LEADER - 6 Letters, 6 Examples, 6 Pieces of Advice

I vividly recall a conversation at work where we were discussing each others’ management approaches, and my colleague exclaimed: “But does she want to be a leader, or a boss?". To me it was obvious even before that a boss and a leader are not the same, but after this conversation I found myself often assessing behaviour from this perspective. What is a true leader, and how do they differ from a boss?

1. L - Listening

While leaders often rise to their positions by making their individual voices heard, true leaders understand the importance of active listening. Besides gaining trust, it also allows for a deeper understanding of situations. The smartest manager I have ever worked with is my current director. I am sure part of his success lies in his listening skills. He knows the right questions to ask (or even not to say a word and just pause), so that the person shares their real thoughts or comes up with the solution by themselves while thinking out loud.

2. E - Empowering

Leaders today often try to empower others by delegating authority and decision-making. Doing this certainly defines an empowering leadership style, but it is not enough. To empower people you need to build their confidence first, to create an environment where they feel safe and provide the relevant tools or knowledge to succeed. I cannot be more thankful to Berta Herrero Estalayo, founder and director of the European Leadership Academy which transforms the lives of many talented young women. With Berta's commitment, participants not only gain digital skills but are also guided and provided with opportunities after graduation.

3. A - Authenticity

Leadership is all about staying true to yourself. Try to lead like someone else and you will fail. People want "real" leadership. Consider Princess Diana of Wales: humble and kind, dedicated to making a difference and sticking to her core values. People quickly fell in love with her, even when she broke royal protocol. She did not wear gloves because she liked to make contact with people while meeting them, put her family before royal duties and spoke openly to the press. By standing up for herself and following her guiding principles, Diana became a role model for many.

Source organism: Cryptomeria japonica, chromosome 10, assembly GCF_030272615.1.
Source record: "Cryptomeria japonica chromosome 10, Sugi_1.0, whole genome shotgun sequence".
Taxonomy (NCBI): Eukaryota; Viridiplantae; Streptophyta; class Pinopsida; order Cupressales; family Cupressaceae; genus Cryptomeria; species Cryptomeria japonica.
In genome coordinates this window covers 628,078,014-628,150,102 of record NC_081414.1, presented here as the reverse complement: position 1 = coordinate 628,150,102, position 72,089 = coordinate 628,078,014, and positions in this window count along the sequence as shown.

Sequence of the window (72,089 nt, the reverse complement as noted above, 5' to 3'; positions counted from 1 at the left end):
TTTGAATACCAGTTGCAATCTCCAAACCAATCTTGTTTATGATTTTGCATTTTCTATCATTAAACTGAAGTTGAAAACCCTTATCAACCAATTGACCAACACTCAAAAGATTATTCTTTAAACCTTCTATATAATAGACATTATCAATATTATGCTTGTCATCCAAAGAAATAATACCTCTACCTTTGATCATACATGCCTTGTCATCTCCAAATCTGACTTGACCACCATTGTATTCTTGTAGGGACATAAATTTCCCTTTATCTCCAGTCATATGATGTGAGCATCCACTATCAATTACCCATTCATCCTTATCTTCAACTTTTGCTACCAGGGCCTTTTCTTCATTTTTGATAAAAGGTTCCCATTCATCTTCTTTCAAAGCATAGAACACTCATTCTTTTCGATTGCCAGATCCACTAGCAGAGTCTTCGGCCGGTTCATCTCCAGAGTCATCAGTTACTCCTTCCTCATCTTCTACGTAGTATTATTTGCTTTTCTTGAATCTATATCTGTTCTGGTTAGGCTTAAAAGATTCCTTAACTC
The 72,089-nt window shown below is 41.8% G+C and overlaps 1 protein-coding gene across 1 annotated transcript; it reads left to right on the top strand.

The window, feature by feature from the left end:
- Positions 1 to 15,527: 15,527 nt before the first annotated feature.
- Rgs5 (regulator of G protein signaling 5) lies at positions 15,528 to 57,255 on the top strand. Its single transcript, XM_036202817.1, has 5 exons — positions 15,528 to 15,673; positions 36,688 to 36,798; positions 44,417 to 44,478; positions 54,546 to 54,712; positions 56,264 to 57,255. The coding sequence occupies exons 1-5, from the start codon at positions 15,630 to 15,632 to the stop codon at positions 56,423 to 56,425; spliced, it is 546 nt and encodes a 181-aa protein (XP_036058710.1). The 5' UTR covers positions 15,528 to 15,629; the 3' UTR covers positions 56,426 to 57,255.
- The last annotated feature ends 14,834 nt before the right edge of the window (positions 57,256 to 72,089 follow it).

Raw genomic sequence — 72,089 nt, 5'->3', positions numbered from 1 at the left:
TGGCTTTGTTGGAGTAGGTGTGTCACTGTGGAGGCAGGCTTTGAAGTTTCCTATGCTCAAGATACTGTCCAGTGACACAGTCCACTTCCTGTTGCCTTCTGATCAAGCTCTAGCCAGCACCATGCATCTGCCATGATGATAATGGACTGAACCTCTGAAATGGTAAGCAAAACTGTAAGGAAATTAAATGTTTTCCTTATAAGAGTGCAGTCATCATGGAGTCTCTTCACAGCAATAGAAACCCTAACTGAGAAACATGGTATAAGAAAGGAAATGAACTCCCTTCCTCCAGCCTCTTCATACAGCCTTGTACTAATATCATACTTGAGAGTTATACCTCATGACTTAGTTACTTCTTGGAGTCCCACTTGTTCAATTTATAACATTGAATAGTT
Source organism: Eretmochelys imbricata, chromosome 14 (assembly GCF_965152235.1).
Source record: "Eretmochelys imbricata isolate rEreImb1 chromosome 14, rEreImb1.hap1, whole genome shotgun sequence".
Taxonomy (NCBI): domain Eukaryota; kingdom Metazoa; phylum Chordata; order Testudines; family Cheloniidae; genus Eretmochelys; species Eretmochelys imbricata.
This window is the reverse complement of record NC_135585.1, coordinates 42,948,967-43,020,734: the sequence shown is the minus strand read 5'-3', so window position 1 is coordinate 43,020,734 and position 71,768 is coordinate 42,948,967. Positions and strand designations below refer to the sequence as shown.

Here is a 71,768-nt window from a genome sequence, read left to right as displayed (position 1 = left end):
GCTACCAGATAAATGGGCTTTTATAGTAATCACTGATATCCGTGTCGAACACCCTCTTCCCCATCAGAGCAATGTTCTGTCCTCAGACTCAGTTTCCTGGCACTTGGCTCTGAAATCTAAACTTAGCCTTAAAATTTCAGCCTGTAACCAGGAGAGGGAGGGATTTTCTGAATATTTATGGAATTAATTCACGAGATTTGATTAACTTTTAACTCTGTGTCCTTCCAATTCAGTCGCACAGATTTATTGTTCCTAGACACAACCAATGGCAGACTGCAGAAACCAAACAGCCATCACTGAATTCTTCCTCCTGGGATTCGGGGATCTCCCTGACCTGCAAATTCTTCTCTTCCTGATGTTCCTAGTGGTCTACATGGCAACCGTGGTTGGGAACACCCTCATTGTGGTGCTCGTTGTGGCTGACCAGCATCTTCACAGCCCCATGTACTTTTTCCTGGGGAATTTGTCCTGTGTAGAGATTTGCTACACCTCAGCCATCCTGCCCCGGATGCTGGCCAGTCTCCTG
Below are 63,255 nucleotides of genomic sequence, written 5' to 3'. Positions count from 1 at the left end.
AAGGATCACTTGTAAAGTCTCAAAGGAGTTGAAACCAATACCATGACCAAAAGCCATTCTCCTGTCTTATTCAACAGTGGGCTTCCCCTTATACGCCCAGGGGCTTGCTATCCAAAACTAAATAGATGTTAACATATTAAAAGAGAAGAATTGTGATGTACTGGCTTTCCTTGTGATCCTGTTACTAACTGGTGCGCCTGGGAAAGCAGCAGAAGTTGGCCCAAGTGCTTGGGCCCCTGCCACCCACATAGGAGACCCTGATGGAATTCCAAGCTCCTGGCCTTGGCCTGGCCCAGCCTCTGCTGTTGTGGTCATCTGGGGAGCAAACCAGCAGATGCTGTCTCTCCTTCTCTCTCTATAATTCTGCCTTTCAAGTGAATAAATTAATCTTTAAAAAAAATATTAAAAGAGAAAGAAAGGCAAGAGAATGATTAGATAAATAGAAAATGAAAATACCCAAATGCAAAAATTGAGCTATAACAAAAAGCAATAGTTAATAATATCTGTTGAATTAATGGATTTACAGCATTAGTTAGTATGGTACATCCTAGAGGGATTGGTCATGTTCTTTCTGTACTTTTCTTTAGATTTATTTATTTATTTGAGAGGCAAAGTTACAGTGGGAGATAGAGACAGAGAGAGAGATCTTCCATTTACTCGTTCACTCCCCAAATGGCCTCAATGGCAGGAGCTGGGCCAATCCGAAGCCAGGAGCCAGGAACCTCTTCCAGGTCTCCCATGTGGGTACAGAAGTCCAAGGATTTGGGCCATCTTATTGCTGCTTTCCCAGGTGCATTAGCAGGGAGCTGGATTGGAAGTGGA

4. D - Decisiveness

Leadership is not easy. Leaders must be prepared to make rapid, powerful decisions based on facts. When they are wrong, they will treat it as a lesson and not repeat it. Atlas Shrugged is my favourite book, a great example of persevering despite failures when you believe in something. It tells the story of Dagny Taggart, the bold and decisive Vice President of the railroad company. “If you don’t know, the thing to do is not to get scared, but to learn”, she said. I highly recommend reading this book to every future leader if they haven’t yet.

5. E - Embracing diversity

True leaders value unique perspectives and backgrounds. They are aware of unconscious bias, create conditions where diverse viewpoints are represented and act as vocal allies. I am thankful to the European Leadership Academy for allowing me to meet Therese Jamaa, former Vice President of Huawei Spain and Vice President of the Spanish Red Cross Foundation. Therese brings diverse perspectives herself: Born in Lebanon, having studied in France, and working in Spain, she speaks more than eight languages and strives to reduce the digital divide among women at risk of exclusion. How happily surprised I was when I met Therese again a few months after the Academy, and she recognised me and showed genuine interest. Empathy: another word starting with “E” and important for a leader.

6. R - Resilience

In a volatile world, resilience is a vital quality for leaders. In addition to maintaining their stamina under pressure and adapting to changes, leaders must build resilience in others by putting their needs first. This article will not be complete without mentioning Her Majesty Queen Rania Al Abdullah. Fleeing from war and never expecting to become a queen, she became the world's most prominent Arab woman, as well as a global activist who has bravely faced humanitarian problems. Her progressive female voice has promoted reforms in education and public health, as well as cross-cultural dialogue between the West and the Middle East. Responding strongly to the challenges her people face, she remains humble: “It's an honour and a privilege to have that chance to make a difference—a qualitative difference in people's lives—and it's my responsibility to make the most out of that opportunity."

No doubt, the qualities of a genuine leader are not limited to specific letters. While these are not the only things that make a leader, putting these words of advice into practice can inspire you to pave your own leadership path.